Zhang, Chuanchuan (2011): Children, support in old age and social insurance in rural China.
Download (397kB) | Preview
Most people in rural China have no plans for retirement other than the ingrained Chinese tradition that children care for old parents. Actually there are also no sources of social support such as social old-age insurance to rely on in rural people’ old age for a long time in China. In 1992, a social old-age insurance program, rural pension program, was initiated by the Chinese government to firstly establish a social security system in China’s rural area. The rural pension program experienced rapid development in the beginning years but grounded to halt after 1998. Since either children or pension program provides support for elderly, we expected that these two can be viewed as substitutes to some extent. Using data from China’s 2005 mini-census, we find that rural people who have at least one son are less likely to participate in pension program and each additional son and daughter both decreases their participation rate. Moreover, the effect of an additional son is much larger than that of an additional daughter. In addition, both evidence from mini-census and China Health and Retirement Longitudinal Study show that peasants accessing to pension are less likely to rely on their children for support in old age. These findings suggest that demand for children, especially for sons are partly driven by concerns relating to care in old age; children and formal social old-age insurance are substitutes for support in old age. We then expect that implementation of social old-age insurance may mitigate rural people’ demand for children, especially sons and thus correct China’s severe sex ratio bias to some extent. We test this hypothesis using the difference-in-differences strategy, and find that increase of sex ratio at the region level slowed down after the implementation of the rural pension program. Overall, our empirical analysis in this paper implies that sex ratio bias is partly due to demanding for sons for support in old age and carrying out social old-age insurance in rural China are helpful in mitigating demand for children and correcting sex ratio bias.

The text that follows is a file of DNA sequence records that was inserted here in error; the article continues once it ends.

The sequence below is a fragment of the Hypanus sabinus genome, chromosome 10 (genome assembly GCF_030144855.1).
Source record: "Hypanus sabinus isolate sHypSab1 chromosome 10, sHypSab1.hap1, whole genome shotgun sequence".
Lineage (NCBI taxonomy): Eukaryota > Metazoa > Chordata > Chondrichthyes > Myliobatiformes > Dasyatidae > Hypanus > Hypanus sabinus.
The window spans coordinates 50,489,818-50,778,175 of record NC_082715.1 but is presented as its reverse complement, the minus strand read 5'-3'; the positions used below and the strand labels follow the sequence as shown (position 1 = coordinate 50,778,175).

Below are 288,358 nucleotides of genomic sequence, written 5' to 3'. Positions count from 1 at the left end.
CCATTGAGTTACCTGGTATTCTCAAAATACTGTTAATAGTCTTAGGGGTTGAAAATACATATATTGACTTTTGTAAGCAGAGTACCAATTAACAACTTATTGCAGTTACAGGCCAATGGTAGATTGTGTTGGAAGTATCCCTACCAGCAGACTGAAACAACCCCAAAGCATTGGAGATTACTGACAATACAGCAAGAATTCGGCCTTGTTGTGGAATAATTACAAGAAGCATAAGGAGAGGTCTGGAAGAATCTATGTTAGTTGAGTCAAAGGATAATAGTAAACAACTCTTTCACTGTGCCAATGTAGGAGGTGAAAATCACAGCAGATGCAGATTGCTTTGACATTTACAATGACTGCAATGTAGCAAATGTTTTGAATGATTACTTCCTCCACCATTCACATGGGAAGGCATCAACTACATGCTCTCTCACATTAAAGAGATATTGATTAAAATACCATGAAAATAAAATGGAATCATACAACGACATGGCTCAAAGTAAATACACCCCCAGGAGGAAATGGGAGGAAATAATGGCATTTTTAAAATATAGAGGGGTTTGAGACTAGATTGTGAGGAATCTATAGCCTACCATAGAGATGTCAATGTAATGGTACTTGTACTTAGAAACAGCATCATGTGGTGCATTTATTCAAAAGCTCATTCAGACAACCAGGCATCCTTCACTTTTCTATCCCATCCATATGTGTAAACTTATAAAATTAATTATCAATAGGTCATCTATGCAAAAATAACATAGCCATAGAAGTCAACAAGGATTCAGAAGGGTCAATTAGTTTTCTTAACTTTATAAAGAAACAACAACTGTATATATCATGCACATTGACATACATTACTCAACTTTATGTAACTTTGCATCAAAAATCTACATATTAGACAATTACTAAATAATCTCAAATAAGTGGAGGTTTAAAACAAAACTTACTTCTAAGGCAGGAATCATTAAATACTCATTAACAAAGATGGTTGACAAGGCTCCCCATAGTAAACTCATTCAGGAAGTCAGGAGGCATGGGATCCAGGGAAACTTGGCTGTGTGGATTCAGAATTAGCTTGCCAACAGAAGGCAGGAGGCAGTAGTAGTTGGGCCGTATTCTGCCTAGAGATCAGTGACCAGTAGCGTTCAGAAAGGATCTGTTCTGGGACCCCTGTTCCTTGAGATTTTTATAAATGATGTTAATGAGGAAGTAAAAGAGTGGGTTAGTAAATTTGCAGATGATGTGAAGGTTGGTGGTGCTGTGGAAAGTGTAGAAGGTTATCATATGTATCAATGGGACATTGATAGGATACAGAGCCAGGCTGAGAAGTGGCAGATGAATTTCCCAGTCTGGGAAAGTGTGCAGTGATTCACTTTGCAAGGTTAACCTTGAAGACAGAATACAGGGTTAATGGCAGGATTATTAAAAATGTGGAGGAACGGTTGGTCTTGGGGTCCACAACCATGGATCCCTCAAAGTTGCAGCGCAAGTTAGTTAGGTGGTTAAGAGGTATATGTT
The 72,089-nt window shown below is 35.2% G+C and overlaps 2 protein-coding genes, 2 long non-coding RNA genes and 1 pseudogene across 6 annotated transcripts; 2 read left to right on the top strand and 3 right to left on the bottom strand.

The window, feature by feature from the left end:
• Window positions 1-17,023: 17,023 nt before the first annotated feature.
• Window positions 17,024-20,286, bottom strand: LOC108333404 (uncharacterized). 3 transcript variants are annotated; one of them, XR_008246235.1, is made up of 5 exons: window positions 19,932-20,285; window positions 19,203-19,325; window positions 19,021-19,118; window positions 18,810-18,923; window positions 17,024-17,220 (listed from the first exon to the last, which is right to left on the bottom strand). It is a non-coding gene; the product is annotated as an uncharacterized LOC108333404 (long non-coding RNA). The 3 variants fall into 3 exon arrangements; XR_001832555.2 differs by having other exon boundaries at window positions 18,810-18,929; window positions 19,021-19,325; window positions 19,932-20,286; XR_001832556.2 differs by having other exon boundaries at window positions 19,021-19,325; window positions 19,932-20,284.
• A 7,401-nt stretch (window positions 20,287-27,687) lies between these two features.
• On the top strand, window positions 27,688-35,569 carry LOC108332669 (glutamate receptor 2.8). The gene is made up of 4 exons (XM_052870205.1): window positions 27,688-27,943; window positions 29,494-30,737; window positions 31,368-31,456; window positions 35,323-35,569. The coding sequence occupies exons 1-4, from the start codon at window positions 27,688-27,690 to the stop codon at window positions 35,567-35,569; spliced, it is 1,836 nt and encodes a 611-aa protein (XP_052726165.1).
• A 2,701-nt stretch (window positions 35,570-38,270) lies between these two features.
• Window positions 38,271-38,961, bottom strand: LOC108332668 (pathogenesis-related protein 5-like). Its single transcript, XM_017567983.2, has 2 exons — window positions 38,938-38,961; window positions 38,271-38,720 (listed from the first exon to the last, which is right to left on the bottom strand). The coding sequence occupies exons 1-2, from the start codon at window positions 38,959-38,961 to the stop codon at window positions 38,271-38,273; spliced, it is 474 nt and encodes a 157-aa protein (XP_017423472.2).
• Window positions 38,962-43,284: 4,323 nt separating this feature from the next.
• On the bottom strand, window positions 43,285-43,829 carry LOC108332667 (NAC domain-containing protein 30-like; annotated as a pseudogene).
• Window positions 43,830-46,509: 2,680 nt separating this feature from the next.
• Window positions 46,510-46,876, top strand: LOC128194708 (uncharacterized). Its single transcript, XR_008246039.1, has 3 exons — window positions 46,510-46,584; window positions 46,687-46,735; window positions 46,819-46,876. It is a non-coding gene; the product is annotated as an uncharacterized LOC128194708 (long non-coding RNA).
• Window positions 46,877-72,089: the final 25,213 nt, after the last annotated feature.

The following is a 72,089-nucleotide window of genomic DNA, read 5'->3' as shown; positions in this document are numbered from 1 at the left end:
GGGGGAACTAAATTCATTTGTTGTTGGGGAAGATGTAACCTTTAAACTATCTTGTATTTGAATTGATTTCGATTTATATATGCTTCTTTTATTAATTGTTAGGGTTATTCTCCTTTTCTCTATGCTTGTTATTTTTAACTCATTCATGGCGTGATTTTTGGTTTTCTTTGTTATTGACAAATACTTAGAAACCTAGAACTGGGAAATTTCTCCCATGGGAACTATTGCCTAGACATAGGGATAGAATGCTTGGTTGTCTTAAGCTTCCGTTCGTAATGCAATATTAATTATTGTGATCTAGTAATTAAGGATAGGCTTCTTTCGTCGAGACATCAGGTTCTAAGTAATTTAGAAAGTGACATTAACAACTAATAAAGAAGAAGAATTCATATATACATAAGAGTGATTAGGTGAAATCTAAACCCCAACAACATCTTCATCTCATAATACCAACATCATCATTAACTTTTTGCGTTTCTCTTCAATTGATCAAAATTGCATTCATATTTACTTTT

|Item Type:||MPRA Paper|
|Original Title:||Children, support in old age and social insurance in rural China|
|Keywords:||children; rural pension; sex ratio|
|Subjects:||I - Health, Education, and Welfare > I1 - Health > I12 - Health Behavior
J - Labor and Demographic Economics > J3 - Wages, Compensation, and Labor Costs > J38 - Public Policy
I - Health, Education, and Welfare > I3 - Welfare, Well-Being, and Poverty > I38 - Government Policy ; Provision and Effects of Welfare Programs
|Depositing User:||CHUANCHUAN ZHANG|
|Date Deposited:||02. Apr 2012 13:09|
|Last Modified:||24. Sep 2015 12:15|
Bertrand, Marianne, Sendhil Mullainathan, and Douglas Miller. 2003. “Public Policy and Extended Families: Evidence from Pensions in South Africa.” The World Bank Economic Review 17(1), 27-50.
Chung, Woojin and Monica Das Gupta. 2007. “The Decline of Son Preference in South Korea: The Roles of Development and Public Policy,” Population and Development Review 33(4): 757-783.
Das Gupta, Monica, Zhenghua Jiang, Bohua Li, Zhenming Xie, Woojin Chung and Bae Hwa-Ok. 2003. “Why is Son Preference So Persistent in East and South Asia? A Cross-Country Study of China, India and the Republic of Korea,” Journal of Development Studies 40(2): 153-187.